8. Culture-Developing cultural institutions and ways of life Creative endeavour-Activities associated with the production and performance of literary, artistic, architectural and other imaginative, interpretive or inventive works; and/or associated with the production and expression of cultural phenomena; and/or environments that have inspired such creative activities. Interior design styles and periods - Victorian-
8. Culture-Developing cultural institutions and ways of life Creative endeavour-Activities associated with the production and performance of literary, artistic, architectural and other imaginative, interpretive or inventive works; and/or associated with the production and expression of cultural phenomena; and/or environments that have inspired such creative activities. Adaptation of overseas design for local use-
8. Culture-Developing cultural institutions and ways of life Creative endeavour-Activities associated with the production and performance of literary, artistic, architectural and other imaginative, interpretive or inventive works; and/or associated with the production and expression of cultural phenomena; and/or environments that have inspired such creative activities. Creating an icon-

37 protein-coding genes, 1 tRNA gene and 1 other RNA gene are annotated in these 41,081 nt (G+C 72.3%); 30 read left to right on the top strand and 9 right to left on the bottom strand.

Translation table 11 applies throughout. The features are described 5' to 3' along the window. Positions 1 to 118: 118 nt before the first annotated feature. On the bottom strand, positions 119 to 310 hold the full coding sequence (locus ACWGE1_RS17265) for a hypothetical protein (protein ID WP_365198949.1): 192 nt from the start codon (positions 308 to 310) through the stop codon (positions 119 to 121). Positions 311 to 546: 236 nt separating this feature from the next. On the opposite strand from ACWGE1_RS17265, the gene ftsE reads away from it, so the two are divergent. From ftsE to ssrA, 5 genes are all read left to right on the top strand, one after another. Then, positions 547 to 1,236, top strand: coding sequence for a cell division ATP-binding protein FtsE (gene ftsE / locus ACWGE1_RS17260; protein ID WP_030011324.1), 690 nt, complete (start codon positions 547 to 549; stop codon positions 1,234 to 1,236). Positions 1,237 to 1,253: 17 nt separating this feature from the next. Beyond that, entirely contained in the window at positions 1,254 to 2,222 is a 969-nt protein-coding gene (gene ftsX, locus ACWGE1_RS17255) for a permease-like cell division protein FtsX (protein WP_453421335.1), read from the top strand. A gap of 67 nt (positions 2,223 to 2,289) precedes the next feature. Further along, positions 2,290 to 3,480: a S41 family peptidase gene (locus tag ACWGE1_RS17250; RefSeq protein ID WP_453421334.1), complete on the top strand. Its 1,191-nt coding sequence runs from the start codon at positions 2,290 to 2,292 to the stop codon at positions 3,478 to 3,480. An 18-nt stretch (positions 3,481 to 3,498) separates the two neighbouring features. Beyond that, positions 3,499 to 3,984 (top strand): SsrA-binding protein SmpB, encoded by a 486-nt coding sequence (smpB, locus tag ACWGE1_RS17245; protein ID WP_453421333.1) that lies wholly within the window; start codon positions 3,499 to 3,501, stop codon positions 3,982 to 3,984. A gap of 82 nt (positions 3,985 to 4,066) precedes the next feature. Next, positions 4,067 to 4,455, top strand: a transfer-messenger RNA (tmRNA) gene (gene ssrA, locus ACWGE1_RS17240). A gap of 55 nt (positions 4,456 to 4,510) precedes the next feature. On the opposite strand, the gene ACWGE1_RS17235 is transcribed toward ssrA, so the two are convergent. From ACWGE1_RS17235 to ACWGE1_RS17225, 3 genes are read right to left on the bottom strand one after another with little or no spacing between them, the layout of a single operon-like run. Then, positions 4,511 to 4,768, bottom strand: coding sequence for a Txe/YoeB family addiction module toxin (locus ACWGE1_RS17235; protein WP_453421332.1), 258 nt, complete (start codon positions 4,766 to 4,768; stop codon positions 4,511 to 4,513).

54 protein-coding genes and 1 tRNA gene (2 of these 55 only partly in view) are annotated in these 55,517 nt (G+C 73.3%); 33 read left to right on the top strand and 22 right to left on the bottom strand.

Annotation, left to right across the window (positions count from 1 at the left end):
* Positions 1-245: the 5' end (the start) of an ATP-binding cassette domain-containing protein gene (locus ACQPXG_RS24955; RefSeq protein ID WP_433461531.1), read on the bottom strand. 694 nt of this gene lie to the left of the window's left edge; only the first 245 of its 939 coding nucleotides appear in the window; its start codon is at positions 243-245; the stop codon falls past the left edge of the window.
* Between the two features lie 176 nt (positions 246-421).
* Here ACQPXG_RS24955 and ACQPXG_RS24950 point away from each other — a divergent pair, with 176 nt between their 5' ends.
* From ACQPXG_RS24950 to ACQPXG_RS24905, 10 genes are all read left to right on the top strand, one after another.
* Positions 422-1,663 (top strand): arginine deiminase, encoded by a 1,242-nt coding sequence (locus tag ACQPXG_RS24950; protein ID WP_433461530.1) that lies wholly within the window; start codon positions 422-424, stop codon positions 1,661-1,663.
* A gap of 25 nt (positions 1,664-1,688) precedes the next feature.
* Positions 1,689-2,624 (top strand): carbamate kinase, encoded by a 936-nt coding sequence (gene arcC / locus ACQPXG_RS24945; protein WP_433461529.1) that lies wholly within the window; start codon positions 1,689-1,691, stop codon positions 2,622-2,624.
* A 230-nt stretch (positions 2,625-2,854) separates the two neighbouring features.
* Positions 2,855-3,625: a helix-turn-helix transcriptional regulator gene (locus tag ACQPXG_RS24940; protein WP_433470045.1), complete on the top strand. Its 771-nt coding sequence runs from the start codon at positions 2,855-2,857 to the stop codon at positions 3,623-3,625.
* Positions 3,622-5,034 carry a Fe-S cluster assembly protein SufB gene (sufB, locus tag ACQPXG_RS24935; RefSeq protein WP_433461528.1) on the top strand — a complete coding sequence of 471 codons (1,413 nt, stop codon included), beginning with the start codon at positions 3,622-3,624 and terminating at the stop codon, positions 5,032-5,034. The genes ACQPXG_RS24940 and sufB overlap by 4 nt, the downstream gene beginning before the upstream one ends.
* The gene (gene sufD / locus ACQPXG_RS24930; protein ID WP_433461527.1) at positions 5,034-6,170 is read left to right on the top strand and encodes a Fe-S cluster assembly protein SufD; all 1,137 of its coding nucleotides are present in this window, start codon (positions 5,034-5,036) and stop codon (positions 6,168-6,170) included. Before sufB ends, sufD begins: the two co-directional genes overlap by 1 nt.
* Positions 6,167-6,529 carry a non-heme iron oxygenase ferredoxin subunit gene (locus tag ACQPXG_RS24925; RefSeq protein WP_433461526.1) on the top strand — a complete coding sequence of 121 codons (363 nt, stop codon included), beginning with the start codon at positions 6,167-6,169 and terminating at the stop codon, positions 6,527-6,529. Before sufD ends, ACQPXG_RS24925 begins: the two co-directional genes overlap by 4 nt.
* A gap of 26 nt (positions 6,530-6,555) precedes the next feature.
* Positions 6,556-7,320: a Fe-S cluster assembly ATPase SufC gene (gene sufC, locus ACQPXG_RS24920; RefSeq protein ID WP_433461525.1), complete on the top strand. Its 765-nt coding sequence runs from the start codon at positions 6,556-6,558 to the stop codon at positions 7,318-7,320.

8. Culture-Developing cultural institutions and ways of life Creative endeavour-Activities associated with the production and performance of literary, artistic, architectural and other imaginative, interpretive or inventive works; and/or associated with the production and expression of cultural phenomena; and/or environments that have inspired such creative activities. Architectural styles and periods - Victorian (mid)-
8. Culture-Developing cultural institutions and ways of life Creative endeavour-Activities associated with the production and performance of literary, artistic, architectural and other imaginative, interpretive or inventive works; and/or associated with the production and expression of cultural phenomena; and/or environments that have inspired such creative activities. work of stonemasons-
8. Culture-Developing cultural institutions and ways of life Creative endeavour-Activities associated with the production and performance of literary, artistic, architectural and other imaginative, interpretive or inventive works; and/or associated with the production and expression of cultural phenomena; and/or environments that have inspired such creative activities. Designing making and using coats of arms and heraldry-